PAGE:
Ever since I did my first shabby chic furniture course at the Vintage Dove, I have been keen to do the advanced class which goes into decorative techniques rather than just the painting. Many times I had been signed up, only to hear the course was cancelled due to lack of interest. Finally I got on the advanced course at Paloma in Rochester last October. Rochester as I have mentioned before is my favourite place and what makes it so are Kiss Kiss Heart, Rocket and Paloma – three shops all run by the same people. Ruth at Paloma, is trained by Annie Sloan and runs the courses at Rocket in Rochester. Annie Sloan brought out a range of chalk paints in 1990 and has gone on to write many books on decorative techniques. The Telegraph describes her as one of ‘Britain’s most influential female designers’.
We started with a blank plank of wood and painted a third of it in a colour of our choice, I chose Old Violet, and the rest white.
The first technique we were shown was gilding. We painted Gold Size onto the coloured part of the board. I chose to create letters and hearts with it but we could have just covered the whole section in it. We could then try gold, copper or silver transfers or leaf. I used the silver transfers for my letters and hearts and then added more gold size to form a border and applied copper leaf to this. I found the transfers much easier to use although the leaf gave a better vintage effect.
The next technique was decoupage. This was the technique I was most interested in and why I was so keen to take the course. Decoupage involves cutting out medium (usually paper) and pasting onto an object before covering with a lacquer or varnish and the name comes from the French word, decouper which means to cut out. It is thought that the craft originated in East Siberia where tombs were decorated with cut out felt.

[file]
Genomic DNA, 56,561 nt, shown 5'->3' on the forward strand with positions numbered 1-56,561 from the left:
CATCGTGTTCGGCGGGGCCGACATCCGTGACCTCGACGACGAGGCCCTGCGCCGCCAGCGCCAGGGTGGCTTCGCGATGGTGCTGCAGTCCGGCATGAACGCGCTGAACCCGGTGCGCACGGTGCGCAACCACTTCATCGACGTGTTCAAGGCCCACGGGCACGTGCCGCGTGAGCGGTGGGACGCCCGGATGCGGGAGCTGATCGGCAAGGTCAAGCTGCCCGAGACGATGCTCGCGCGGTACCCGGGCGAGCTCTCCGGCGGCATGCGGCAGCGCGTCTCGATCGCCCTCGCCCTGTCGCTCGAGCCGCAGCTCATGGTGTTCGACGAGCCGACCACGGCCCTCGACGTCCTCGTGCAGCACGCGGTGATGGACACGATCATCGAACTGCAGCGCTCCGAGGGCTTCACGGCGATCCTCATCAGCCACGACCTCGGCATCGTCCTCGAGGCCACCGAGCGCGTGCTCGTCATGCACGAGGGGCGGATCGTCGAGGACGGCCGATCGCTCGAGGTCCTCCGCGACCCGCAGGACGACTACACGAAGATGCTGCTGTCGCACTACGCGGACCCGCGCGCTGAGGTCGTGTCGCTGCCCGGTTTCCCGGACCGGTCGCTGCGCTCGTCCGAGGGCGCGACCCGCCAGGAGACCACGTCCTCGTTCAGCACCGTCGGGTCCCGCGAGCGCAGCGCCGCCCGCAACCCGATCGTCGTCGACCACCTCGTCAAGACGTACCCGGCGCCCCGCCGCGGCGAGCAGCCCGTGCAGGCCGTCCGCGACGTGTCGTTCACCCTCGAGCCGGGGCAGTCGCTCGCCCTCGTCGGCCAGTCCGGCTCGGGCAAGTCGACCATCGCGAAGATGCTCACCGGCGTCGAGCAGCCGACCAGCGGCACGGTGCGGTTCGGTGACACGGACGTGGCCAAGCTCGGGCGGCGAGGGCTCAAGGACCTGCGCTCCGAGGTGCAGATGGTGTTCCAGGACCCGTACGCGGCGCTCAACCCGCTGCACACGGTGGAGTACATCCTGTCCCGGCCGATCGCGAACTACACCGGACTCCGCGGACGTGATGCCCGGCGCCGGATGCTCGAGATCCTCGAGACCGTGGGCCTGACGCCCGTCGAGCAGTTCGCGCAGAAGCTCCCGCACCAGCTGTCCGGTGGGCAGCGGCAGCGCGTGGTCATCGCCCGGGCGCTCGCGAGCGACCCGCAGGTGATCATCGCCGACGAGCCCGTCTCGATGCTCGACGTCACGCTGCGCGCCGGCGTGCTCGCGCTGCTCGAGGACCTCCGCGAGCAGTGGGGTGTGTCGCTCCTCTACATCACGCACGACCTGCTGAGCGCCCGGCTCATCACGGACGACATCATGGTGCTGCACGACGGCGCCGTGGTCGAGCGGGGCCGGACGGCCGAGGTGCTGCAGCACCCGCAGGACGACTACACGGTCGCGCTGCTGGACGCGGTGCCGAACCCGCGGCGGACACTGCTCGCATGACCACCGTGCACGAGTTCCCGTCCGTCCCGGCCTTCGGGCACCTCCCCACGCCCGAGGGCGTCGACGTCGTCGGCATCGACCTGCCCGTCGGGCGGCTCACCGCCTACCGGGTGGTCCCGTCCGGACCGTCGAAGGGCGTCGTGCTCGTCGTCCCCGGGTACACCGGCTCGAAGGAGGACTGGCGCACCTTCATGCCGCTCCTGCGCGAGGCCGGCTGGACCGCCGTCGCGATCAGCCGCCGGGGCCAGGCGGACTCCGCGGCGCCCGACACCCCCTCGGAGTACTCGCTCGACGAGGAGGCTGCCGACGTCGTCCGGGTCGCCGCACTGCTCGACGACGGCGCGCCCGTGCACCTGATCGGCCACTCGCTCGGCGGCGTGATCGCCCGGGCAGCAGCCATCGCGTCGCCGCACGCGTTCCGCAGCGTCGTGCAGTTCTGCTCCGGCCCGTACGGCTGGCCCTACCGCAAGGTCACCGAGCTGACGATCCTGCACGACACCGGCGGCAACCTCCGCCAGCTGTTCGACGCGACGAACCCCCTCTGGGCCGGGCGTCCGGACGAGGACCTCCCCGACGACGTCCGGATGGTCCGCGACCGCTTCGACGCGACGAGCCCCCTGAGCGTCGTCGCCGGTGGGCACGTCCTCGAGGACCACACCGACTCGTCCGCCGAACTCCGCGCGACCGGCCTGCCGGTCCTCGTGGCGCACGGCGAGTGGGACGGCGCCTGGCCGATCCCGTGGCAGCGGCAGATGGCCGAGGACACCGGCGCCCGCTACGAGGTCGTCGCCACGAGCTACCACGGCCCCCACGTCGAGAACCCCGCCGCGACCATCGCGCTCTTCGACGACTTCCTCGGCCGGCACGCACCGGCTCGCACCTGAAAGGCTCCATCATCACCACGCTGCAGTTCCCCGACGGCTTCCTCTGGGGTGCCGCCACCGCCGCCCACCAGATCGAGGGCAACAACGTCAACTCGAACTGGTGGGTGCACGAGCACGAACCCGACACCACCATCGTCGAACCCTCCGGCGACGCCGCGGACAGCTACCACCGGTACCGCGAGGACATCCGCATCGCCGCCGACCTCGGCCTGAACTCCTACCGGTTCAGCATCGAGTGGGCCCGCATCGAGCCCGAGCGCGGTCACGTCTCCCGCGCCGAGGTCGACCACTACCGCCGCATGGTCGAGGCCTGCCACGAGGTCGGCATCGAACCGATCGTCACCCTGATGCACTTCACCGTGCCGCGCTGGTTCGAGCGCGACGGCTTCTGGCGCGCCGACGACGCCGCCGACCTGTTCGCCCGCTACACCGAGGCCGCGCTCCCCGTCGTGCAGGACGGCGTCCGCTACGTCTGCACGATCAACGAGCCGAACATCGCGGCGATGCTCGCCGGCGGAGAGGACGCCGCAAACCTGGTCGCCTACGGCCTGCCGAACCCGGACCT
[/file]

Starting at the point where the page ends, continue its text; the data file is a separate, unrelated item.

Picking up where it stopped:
Annie Sloan Decoupage is a water based glue and varnish. We painted it onto the wood in the area we wished to apply the image to. We cut our image out from wrapping paper and then pressed it onto the wood. We then built up layers as a varnish over the top. It needs about 5 coats to properly seal it and you need to allow 20-30mins between each coat. You can get images from anything to use for decoupage – old pages from books or cards for example. Ruth also showed us an option with napkins though which was very effective.
Image transfer is another popular technique and there are some great websites out there to download images from, particularly ‘The Graphics Fairy’. Images need to be printed out on a laser jet printer rather than an ink jet as the ink needs to resist water. The front of the image is painted with Decoupage medium and then placed face down on the board. Once the glue has dried, use a sponge to put a small amount of water over the back of the image and then rub away the paper with your finger. Remember that if you are image transferring text – it will need to be in reverse to start with in order for it to come out the correct way around.
Stencilling was the fourth technique we were shown. Paint can be put on with a roller or a stipple brush and you can also mix paints as I did.
Finally we were shown the craqueleur effect. Annie Sloan Craqueleur is a two-step process. Once you have covered the area with step one and allowed it to dry; you then paint over step one with step two. You can vary the size of the cracks according to how thick you put step two on – the thicker it is, the bigger the cracks. To really enhance the craqueleur effect you can then apply dark wax over the top.
This course cost £75 and was great value and a fantastic way to spend a Saturday morning, I highly recommend it and it inspired me to transform some more furniture using shabby chic techniques.
My mum gave me an old pine dresser which had seen better days. I transformed the top half and then fixed it to the wall as a shelving unit to display some of my china. I began by sugar soaping the dresser to ensure any dust or dirt was removed. I then painted two coats of Annie Sloan chalk paint in Paris Grey. To make the piece more interesting and add a further vintage angle to it, I purchased a chic moulding from The Vintage Dove, Rainham and glued it to the top part of the dresser after the first coat of paint and then covered it on the second. Finally I had a mirror cut to fit between the middle shelves. The unit was finished off by applying clear wax.
Over the Christmas break, I decided to transform a plain white Ikea chair using Decoupage. I purchased a book of old maps in a little shop in Holt, Norfolk. To enhance the effect I also used some vintage map stickers which I purchased in Paloma, Rochester.
The old saying ‘one persons junk is another ones treasure’ really is so true. There are no end to the transformations you can perform on furniture and it is a great way to make your home furnishings truly unique. So what you waiting for – get yourself on a course and then let your imagination run wild.